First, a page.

Does New Canaan’s health education curriculum cover “gender identities?” »

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NEW CANAAN — Gender identity is “currently not” covered in the district’s curriculum, according to Jonathan Adam, the city’s health and physical education coordinator for kindergarten through eighth grade.

The topic came up this week when a school board member inquired about inclusion efforts on behalf of gay students and another asked if the curriculum included gender identities following a presentation made on health education.

Julie Toal, a member of the Republican Board of Education, asked if “gender identity” is “in our lesson plans” and, if so, what grade it gets.


Adam responded by saying it wasn’t in the current curriculum before exposing, saying parents often ask about gender-related topics when their children are studying “human growth and development or lessons about puberty”. Parents are given a guide to follow on what is taught in district health classes and they have the “opportunity to remove their child from this lesson” if they “feel like teaching their children this”.

Democratic board member Penny Rashin told a personal anecdote that a friend’s son never “felt supported enough” during high school to “come out” about his gayness. She wondered aloud what the district is and could do “to make sure everyone in high school feels safe and supported in their personal decisions and their sexuality.”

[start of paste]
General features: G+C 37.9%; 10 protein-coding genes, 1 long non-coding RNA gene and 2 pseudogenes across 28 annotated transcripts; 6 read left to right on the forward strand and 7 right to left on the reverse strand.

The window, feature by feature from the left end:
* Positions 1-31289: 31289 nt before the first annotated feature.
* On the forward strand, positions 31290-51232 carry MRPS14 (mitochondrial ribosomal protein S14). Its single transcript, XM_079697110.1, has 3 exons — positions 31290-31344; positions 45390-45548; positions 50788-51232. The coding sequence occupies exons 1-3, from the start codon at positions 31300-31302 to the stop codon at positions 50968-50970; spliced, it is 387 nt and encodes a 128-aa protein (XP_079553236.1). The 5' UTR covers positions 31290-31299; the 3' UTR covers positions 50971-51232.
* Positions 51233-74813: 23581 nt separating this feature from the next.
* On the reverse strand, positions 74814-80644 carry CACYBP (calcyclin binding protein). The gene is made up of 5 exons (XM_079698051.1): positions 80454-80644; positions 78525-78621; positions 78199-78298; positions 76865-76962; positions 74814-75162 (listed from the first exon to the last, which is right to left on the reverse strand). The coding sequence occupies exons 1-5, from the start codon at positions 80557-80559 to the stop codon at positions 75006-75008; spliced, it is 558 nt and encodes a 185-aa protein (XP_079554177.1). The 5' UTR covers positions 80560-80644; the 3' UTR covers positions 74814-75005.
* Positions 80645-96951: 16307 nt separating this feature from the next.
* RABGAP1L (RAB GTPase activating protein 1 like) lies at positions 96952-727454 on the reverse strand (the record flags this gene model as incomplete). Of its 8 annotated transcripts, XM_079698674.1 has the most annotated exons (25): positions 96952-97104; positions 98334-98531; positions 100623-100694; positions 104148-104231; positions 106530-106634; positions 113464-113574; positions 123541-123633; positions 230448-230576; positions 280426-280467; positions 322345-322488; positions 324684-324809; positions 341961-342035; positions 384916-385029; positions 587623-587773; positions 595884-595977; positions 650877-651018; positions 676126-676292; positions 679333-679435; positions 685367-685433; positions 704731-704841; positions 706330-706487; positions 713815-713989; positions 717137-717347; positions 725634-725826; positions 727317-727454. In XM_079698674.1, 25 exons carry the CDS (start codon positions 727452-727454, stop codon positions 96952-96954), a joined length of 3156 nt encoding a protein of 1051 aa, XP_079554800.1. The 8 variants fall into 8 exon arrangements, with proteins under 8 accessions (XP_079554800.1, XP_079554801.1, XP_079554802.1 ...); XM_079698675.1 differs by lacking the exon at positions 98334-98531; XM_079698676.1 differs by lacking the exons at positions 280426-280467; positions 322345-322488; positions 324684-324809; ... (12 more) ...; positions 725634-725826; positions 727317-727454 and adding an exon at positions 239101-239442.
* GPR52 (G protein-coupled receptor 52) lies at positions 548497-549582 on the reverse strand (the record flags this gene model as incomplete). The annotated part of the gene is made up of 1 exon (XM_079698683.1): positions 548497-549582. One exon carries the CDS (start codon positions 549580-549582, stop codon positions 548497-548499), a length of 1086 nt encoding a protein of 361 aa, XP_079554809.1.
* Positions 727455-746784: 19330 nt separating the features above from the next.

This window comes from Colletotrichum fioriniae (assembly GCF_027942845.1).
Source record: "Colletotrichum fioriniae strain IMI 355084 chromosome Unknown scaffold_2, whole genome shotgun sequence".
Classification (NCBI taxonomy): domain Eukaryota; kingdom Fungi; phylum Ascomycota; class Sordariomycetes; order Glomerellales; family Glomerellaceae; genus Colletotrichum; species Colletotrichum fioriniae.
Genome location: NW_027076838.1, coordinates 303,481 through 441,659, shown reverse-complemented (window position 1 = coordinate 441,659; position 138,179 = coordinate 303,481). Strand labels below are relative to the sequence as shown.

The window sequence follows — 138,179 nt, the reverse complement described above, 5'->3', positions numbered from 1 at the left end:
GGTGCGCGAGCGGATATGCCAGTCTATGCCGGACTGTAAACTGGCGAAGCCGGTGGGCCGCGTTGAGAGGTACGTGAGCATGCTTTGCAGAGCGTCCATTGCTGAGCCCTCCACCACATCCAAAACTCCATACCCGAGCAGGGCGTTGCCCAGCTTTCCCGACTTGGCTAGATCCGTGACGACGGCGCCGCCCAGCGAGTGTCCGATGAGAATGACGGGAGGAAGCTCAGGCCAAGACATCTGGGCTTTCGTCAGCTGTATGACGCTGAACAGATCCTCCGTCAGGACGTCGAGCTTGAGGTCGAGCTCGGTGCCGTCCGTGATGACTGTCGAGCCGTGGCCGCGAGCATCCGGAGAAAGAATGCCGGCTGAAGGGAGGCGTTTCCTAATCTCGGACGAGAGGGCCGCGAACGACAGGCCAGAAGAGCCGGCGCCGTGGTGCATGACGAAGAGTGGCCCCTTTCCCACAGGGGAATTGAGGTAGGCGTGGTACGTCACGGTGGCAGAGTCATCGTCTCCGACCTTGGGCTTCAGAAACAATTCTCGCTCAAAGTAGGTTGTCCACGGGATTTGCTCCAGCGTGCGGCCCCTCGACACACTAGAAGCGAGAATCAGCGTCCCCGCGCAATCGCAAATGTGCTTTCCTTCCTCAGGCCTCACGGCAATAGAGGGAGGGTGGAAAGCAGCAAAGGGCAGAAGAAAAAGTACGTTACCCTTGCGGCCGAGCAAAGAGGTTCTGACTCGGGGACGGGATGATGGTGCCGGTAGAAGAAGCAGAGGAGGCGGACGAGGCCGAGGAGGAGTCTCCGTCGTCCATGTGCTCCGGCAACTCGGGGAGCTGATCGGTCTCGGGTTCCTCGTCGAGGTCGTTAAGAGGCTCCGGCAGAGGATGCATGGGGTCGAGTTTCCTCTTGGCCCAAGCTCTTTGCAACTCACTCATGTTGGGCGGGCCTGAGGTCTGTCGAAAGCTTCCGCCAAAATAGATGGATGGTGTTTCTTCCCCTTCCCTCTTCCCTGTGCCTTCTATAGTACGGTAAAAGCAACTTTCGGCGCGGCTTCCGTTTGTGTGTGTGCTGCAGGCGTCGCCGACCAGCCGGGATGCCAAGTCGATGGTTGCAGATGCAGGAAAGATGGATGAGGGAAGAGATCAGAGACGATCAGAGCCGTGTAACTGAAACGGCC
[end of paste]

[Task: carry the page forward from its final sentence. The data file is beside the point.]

Adams said the topic is “certainly something we’re looking into” and that there needs to be a more open dialogue about it.

Superintendent Bryan Luizzi said part of the school’s climate and culture is to create a space where all students feel “accepted, engaged and welcomed.”

Both Luizzi and Adams stressed the importance of students talking to a “trusted adult.”

The superintendent explained New Canaan High School’s Connections program, in which each student meets in a small group with a teacher to develop “a relationship with a trusted adult whom they meet regularly and who is able to solve problems. “.

Toal asked if parents are notified if a child talks to a teacher, administrator or counselor and it becomes apparent that the child is in an unhealthy relationship. If staff learn of anything “of a more serious nature,” Adams said, they will contact parents.

Board member Brendan Hayes said he’s glad Adams has agreed to make an effort to make other teachers aware of what’s being taught in health education, noting that teachings on the subject continue. to evolve.

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